Thursday, 2 February 2017


From the Desk of Sagar Galwankar, MD, FACEE, Diplomat. ABEM (USA)

There is a lot of media discussion about the death of a Road Traffic Trauma Victim on the road without being helped by bystanders in Karnataka.

Additionally exactly a week ago this very media was abuzz covering the story of an Anesthetist who gave CPR to a patient at Mumbai airport and saved a life.

A Tale of two Cities, Same Scenarios where a patient needed help and two different actions.

One saved the life one did not.

This left me thinking about the challenges for bystanders to act as good Samaritans.

About the Road Traffic Incident:

With all International brands of cars on the modern Indian roads and the affordability quotient of masses on the high … car speed has become the major factor on buying car.
Unlike the other world…where car safety is criteria for car buying… in India design and speed are the major factors for car sales in India. 

There are 4 lanes to 6 lanes highways, there are international branded cars and there are our Indian drivers who have the least disregard for other drivers or pedestrians.  Coupled with that is the gross APATHY of the masses to just not respond to trauma victims lying on the roads.

I was traveling in India recently and in a city I saw a crash happen in front of my eyes. A driver was driving his imported car and it crashed into a motor cycle being driven by a Non Helmeted rider. It was an accident because the motor cycle skid and came in front of the car and the rider got head injury. The rider was awake and bleeding but what happened next ?

People gathered and started beating up the driver who had stopped, gotten out of the car and picked the rider and put him in his car and was taking him to the hospital. The first response of the by standers was the Driver in Car must have made the mistake …… Hammer the driver.

No one cared about the VICTIM ?

This is a wrong behavior which needs to be changed. The thought that Car Drivers have more money so they can afford cars and if they are in a crash it’s their fault so take justice into their hands and forget the patient is absolutely wrong. Forgetting the patient is just wrong.

This leads to the phenomenon of drivers running away after hitting other pedestrians / vehicles. If anyone wants to take the crash victims to the hospital they will not and just run away because they don’t want to face the mob mentality.

And the mob does nothing except to stare in majority of the cases. There are many cases when mobs do act….Well they should act always.

In many of my public events where I was called to inaugurate Road Safety and Basic Emergency Care Training programs I ask one question: What do you do when you see a crash on the road?

The truthful answer I get is: we don’t stop because we don’t want to get involved with the Mob or the Police. 

Why are we as citizens afraid of doing the right thing? 

Police will not bother you if you helped a bleeding victim. There is no use of learning Basic Life support courses if you don’t have the intent to help someone in need. We still are far from having EMS within minutes so the cars and bystanders are the first responders and hence going to a hospital which has 24/7 Emergency Care with Radiology and Laboratory Back up is the first important step after stabilizing the airway c spine and stopping the bleeding.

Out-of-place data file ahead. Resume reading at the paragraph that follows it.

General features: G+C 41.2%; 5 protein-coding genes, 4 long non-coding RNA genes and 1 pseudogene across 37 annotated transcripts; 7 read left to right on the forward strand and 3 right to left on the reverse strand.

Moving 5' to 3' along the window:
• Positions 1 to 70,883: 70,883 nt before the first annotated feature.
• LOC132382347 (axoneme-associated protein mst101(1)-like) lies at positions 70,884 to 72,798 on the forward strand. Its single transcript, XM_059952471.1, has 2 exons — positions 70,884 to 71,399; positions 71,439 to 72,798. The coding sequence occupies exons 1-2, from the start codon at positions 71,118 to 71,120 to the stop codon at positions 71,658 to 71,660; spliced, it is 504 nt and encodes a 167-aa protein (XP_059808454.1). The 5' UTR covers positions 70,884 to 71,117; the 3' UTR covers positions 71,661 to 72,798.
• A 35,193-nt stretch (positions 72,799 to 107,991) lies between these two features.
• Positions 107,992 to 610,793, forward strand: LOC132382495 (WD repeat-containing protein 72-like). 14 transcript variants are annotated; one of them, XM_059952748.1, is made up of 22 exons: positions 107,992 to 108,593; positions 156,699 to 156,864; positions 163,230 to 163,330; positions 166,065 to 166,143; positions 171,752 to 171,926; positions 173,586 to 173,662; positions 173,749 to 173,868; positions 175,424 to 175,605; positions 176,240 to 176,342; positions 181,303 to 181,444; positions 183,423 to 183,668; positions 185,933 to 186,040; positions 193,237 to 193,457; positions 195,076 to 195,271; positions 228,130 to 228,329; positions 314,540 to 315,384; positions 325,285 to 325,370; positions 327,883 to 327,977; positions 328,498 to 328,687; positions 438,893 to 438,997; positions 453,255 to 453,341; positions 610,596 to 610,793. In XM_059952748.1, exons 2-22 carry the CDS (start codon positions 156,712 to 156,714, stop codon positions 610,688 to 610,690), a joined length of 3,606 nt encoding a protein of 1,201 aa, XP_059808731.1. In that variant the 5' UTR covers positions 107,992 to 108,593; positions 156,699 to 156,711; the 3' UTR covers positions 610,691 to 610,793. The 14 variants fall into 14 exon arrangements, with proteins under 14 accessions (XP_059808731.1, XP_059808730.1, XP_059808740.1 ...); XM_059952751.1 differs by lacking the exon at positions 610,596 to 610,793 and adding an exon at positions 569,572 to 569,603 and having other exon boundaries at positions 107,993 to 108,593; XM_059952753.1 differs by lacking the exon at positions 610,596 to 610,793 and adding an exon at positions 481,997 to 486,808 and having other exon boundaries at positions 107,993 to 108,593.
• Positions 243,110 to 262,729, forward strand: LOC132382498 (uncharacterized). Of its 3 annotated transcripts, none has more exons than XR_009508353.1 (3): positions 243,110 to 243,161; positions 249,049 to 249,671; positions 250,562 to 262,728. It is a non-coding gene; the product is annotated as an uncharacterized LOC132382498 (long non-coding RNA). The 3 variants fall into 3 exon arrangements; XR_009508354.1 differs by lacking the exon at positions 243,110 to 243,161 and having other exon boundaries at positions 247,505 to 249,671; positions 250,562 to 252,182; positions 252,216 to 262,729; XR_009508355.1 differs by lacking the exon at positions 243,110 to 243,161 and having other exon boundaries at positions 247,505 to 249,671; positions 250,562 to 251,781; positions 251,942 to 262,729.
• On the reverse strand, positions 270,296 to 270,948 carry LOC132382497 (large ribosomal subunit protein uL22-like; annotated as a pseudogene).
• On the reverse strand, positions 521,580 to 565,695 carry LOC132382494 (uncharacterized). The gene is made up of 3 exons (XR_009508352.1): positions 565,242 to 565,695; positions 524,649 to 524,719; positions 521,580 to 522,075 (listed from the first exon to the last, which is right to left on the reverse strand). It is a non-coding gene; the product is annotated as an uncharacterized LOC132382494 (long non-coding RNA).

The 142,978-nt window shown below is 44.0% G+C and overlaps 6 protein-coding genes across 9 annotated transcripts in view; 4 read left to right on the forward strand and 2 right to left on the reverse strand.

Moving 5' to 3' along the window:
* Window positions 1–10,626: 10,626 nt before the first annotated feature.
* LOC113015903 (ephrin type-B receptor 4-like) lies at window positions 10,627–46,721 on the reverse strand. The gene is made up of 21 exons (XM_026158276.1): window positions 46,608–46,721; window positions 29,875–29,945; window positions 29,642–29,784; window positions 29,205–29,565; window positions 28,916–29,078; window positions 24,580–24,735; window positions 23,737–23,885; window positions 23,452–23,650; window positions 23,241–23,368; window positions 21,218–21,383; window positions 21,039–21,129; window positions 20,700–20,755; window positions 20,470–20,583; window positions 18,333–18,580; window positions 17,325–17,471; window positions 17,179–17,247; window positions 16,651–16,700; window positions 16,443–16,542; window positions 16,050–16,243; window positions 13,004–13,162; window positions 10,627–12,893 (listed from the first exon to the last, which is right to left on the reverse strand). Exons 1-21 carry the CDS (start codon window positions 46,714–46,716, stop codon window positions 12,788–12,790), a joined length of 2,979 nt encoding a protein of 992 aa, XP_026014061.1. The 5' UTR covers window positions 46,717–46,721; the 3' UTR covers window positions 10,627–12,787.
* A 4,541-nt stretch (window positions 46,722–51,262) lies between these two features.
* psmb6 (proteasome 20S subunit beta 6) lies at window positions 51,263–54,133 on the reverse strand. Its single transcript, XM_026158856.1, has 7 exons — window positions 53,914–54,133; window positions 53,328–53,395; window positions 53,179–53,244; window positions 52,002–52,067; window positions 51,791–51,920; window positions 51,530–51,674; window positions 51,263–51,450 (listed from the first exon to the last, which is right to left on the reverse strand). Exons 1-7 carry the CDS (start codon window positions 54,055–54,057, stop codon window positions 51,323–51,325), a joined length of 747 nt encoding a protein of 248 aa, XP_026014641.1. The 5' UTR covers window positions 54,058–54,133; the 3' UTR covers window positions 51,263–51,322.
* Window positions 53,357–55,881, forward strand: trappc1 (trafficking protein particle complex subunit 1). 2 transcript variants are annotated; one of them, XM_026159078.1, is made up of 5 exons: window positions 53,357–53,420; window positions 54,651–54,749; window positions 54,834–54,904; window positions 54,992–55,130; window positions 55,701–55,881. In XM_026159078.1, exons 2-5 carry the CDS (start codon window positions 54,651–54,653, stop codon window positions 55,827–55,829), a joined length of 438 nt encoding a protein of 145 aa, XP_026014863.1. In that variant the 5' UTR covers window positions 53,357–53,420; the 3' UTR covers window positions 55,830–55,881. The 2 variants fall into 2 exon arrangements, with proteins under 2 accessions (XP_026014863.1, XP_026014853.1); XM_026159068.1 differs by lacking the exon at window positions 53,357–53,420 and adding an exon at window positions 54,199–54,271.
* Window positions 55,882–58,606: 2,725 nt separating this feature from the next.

Focusing on the Injured is very important and that’s a First.

We have crowded cities and vast rural corridors. 

We have lack of space for pedestrians to walk that’s why they walk on roads. 

We have high speed corridors going through rural area without crossings, overhead bridges or barricades. 

This is all there because development and infrastructure are in a mismatch. 

What we can match is our behavior. 

The government has constituted the good Samaritan act. Even though this has happened the myth that helping a trauma victim will invite undue involvement with the law continues to haunt the Indian bystander.

There are innumerable factors which are related to driving behaviors, road designs and traffic cultures. There are a multitude of factors related to legal crackdown upon road killers and the various agencies trying to institute safer roads and discipline violating drivers.

That is not in question here.

The question is “How do we change the GROSS INDIFFERENCE OF THE MASSES”

About the Mumbai CPR Saving Incident:

The CPR was provided by a trained anesthetist.
The media was abuzz.

The lesson learnt should have been

CPR Training at every level is a must. That is what media should have advocated.

AED across the nation is what should have been advocated.

Bystander RESCUE is crucial to saving lives for individual patients and in disasters.


The vehicle industry and the road traffic license departments have to take a lead role in education and regulation of behavior of travelers. Just selling vehicles and issuing licenses is not the only responsibility. 

Changing our behavior and educating the masses is the key.

We should be responsible and always remember the INJURED IS ALWAYS FIRST !

INDUSEM has launched the Jan Suraksha Abhiyan on Injury Prevention which compliments the Prime Ministers Jan Suraksha Bima Yojana on Insurance of Accidents and Injured victim.

1 comment:

  1. I knew Dr. Sagar for last four years and his initiatives has lead to good research studies as well as collaboration among premier medical, technical and management institutes and addressing emergency care delivery and suggesting policy and operational measures.